A Power Stronger Than Itself: The AACM and American Experimental Music

By George E. Lewis | Go to book overview

5
FIRST FRUITS

The First Year: Concerts, Critics, and Issues

The AACM means a new order; possibility of order in the middle of
the musical, catch-as-catch-can world.

—J. B. Figi, “Jazz”

On August 5, 1965, the Association for the Advancement of Creative Musicians was chartered by the State of Illinois as a nonprofit, taxexempt organization. The incorporators, or signatories to the charter, were Philip Cohran, Stephen McCall, Jodie Christian, Sandra Lashley, and Richard Abrams. The board of directors listed on this first official AACM document included Eugene Easton, Lester H. Lashley, Malachi Favors, Jodie Christian, and flutist Robert R. Green. The official address of the corporation was listed as 511 East 87th Place, the address of Lester and Sandra Lashley.1 Legally, the organization was obliged to state its purposes to be chartered. Rather than cobbling together a set of vague phrases in the interests of flexibility, the organization took this obligation with the utmost seriousness. Particularly for a “Number Nine” organization, the resulting set of nine purposes reflected serious engagement with social, cultural, and spiritual issues affecting black musicians and their community.

Historian Eric Porter points out that despite many bebop musicians' attempts to foster an image of respectability, the music was

-115-

Notes for this page

Add a new note
If you are trying to select text to create highlights or citations, remember that you must now click or tap on the first word, and then click or tap on the last word.
One moment ...
Default project is now your active project.
Project items
Notes
Cite this page

Cited page

Style
Citations are available only to our active members.
Upgrade your membership to cite pages or passages in MLA 8, MLA 7, APA and Chicago citation styles.

(Einhorn, 1992, p. 25)

(Einhorn 25)

(Einhorn 25)

1. Lois J. Einhorn, Abraham Lincoln, the Orator: Penetrating the Lincoln Legend (Westport, CT: Greenwood Press, 1992), 25, http://www.questia.com/read/27419298.

Note: primary sources have slightly different requirements for citation. Please see these guidelines for more information.

Cited page

Bookmark this page
A Power Stronger Than Itself: The AACM and American Experimental Music
Table of contents

Table of contents

  • Title Page iii
  • Contents v
  • Preface - The AACM and American Experimentalism ix
  • Acknowledgments xv
  • Introduction - An AACM Book: Origins, Antecedents, Objectives, Methods xxiii
  • Chapter Summaries xxxv
  • 1: Foundations and Prehistory 1
  • 2: New Music, New York 29
  • 3: The Development of the Experimental Band 55
  • 4: Founding the Collective 85
  • 5: First Fruits 115
  • 6: The AACM Takes Off 163
  • 7: Americans in Paris 215
  • 8: The AACM's Next Wave 259
  • 9: The AACM in New York 325
  • 10: The New Regime in Chicago 389
  • 11: Into the Third Decade 440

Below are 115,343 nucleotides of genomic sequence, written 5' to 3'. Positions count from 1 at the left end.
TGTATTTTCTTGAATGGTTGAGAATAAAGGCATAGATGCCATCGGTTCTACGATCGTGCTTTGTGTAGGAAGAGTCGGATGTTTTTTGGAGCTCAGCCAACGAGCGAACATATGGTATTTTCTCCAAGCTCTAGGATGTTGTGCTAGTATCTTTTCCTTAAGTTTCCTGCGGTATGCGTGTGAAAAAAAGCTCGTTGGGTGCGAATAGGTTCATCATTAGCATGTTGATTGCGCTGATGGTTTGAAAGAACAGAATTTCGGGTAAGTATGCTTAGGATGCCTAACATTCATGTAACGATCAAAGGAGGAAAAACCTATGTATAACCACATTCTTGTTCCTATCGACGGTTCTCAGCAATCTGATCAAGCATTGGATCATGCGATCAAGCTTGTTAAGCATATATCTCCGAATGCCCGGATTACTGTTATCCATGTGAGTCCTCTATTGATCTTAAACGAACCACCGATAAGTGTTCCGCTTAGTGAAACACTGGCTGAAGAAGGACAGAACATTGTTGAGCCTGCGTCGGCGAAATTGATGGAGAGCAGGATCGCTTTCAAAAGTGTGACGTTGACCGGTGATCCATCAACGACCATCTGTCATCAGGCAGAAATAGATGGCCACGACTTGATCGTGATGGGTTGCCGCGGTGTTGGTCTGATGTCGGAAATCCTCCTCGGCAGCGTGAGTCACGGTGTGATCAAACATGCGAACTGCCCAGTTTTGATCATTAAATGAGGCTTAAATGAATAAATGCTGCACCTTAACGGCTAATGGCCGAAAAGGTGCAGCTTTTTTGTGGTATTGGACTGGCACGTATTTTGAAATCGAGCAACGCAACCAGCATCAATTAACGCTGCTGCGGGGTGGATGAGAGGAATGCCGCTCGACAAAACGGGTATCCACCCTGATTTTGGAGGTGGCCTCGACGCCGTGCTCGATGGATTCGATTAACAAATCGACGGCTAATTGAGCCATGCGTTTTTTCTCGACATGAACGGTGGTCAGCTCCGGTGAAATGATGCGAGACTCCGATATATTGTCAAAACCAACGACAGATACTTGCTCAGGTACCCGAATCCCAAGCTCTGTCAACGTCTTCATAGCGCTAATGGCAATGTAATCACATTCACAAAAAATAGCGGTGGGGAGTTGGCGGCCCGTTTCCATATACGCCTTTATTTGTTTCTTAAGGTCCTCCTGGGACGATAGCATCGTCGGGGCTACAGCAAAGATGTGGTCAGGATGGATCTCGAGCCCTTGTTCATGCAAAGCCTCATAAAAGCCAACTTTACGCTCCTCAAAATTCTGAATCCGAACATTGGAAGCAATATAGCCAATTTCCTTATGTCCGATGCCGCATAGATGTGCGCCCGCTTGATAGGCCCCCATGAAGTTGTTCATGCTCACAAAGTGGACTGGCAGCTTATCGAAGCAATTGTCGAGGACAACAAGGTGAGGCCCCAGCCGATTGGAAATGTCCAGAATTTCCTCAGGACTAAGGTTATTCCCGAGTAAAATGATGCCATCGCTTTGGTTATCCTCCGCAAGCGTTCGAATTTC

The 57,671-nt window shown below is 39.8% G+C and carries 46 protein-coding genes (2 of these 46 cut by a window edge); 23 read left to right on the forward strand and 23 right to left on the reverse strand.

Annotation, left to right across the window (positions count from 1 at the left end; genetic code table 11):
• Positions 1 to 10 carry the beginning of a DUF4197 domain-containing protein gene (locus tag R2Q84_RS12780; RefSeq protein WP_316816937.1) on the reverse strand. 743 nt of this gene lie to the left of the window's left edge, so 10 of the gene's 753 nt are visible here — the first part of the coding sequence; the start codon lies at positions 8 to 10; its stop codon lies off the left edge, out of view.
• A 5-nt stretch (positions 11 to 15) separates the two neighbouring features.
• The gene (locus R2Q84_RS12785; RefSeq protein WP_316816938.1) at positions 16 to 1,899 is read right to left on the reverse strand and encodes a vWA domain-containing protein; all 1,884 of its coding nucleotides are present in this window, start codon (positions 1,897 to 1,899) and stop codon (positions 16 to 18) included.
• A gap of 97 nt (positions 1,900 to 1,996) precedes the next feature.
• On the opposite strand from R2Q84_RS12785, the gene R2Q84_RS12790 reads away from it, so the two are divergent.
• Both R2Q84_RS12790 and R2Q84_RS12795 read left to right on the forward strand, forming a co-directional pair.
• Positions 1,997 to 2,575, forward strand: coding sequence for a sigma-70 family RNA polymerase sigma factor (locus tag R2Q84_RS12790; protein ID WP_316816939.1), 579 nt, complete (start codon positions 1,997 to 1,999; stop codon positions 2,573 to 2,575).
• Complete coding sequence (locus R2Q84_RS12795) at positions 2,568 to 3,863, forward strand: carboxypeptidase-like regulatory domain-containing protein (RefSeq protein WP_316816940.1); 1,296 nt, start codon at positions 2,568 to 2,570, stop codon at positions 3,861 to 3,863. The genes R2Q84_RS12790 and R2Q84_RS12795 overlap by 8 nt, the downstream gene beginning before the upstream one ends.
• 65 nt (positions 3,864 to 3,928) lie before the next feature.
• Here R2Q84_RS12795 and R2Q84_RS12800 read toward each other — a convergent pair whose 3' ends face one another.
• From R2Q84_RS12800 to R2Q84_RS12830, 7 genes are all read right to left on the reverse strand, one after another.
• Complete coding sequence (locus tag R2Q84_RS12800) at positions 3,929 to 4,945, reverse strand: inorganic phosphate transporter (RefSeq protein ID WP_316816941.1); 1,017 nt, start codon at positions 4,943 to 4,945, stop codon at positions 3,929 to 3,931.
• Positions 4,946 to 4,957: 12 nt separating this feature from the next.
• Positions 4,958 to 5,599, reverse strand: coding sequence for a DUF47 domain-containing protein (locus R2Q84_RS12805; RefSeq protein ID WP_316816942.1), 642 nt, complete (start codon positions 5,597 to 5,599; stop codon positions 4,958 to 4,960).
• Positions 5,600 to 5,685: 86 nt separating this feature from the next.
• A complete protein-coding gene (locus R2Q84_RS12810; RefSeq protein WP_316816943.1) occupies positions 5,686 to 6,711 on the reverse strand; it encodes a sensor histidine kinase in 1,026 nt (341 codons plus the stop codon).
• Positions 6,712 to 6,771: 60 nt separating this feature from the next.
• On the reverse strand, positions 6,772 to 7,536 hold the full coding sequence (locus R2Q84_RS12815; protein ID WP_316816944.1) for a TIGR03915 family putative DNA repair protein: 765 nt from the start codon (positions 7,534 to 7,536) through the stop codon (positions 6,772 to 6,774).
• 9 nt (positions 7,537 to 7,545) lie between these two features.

• 12: Transition and Reflections 481
  • Afterword 497
  • Appendix A - Interviews Conducted by the Author 515
  • Appendix B - Selected AACM Recordings 519
  • Notes 525
  • Bibliography 601
  • Index 637
Settings

Settings

Typeface
Text size Smaller Larger Reset View mode
Search within

Search within this book

Look up

Look up a word

  • Dictionary
  • Thesaurus
Please submit a word or phrase above.
Print this page

Print this page

Why can't I print more than one page at a time?

Help
Full screen
Items saved in your active project from this book
  • Bookmarks
  • Highlights & Notes
  • Citations
/ 677

matching results for page

    Questia reader help

    How to highlight and cite specific passages

    1. Click or tap the first word you want to select.
    2. Click or tap the last word you want to select, and you’ll see everything in between get selected.
    3. You’ll then get a menu of options like creating a highlight or a citation from that passage of text.

    OK, got it!

    Cited passage

    Style
    Citations are available only to our active members.
    Upgrade your membership to cite pages or passages in MLA 8, MLA 7, APA and Chicago citation styles.

    "Portraying himself as an honest, ordinary person helped Lincoln identify with his audiences." (Einhorn, 1992, p. 25).

    "Portraying himself as an honest, ordinary person helped Lincoln identify with his audiences." (Einhorn 25)

    "Portraying himself as an honest, ordinary person helped Lincoln identify with his audiences." (Einhorn 25)

    "Portraying himself as an honest, ordinary person helped Lincoln identify with his audiences."1

    1. Lois J. Einhorn, Abraham Lincoln, the Orator: Penetrating the Lincoln Legend (Westport, CT: Greenwood Press, 1992), 25, http://www.questia.com/read/27419298.

    Cited passage

    Search by... Author
    Show... All Results Primary Sources Peer-reviewed

    Oops!

    An unknown error has occurred. Please click the button below to reload the page. If the problem persists, please try again in a little while.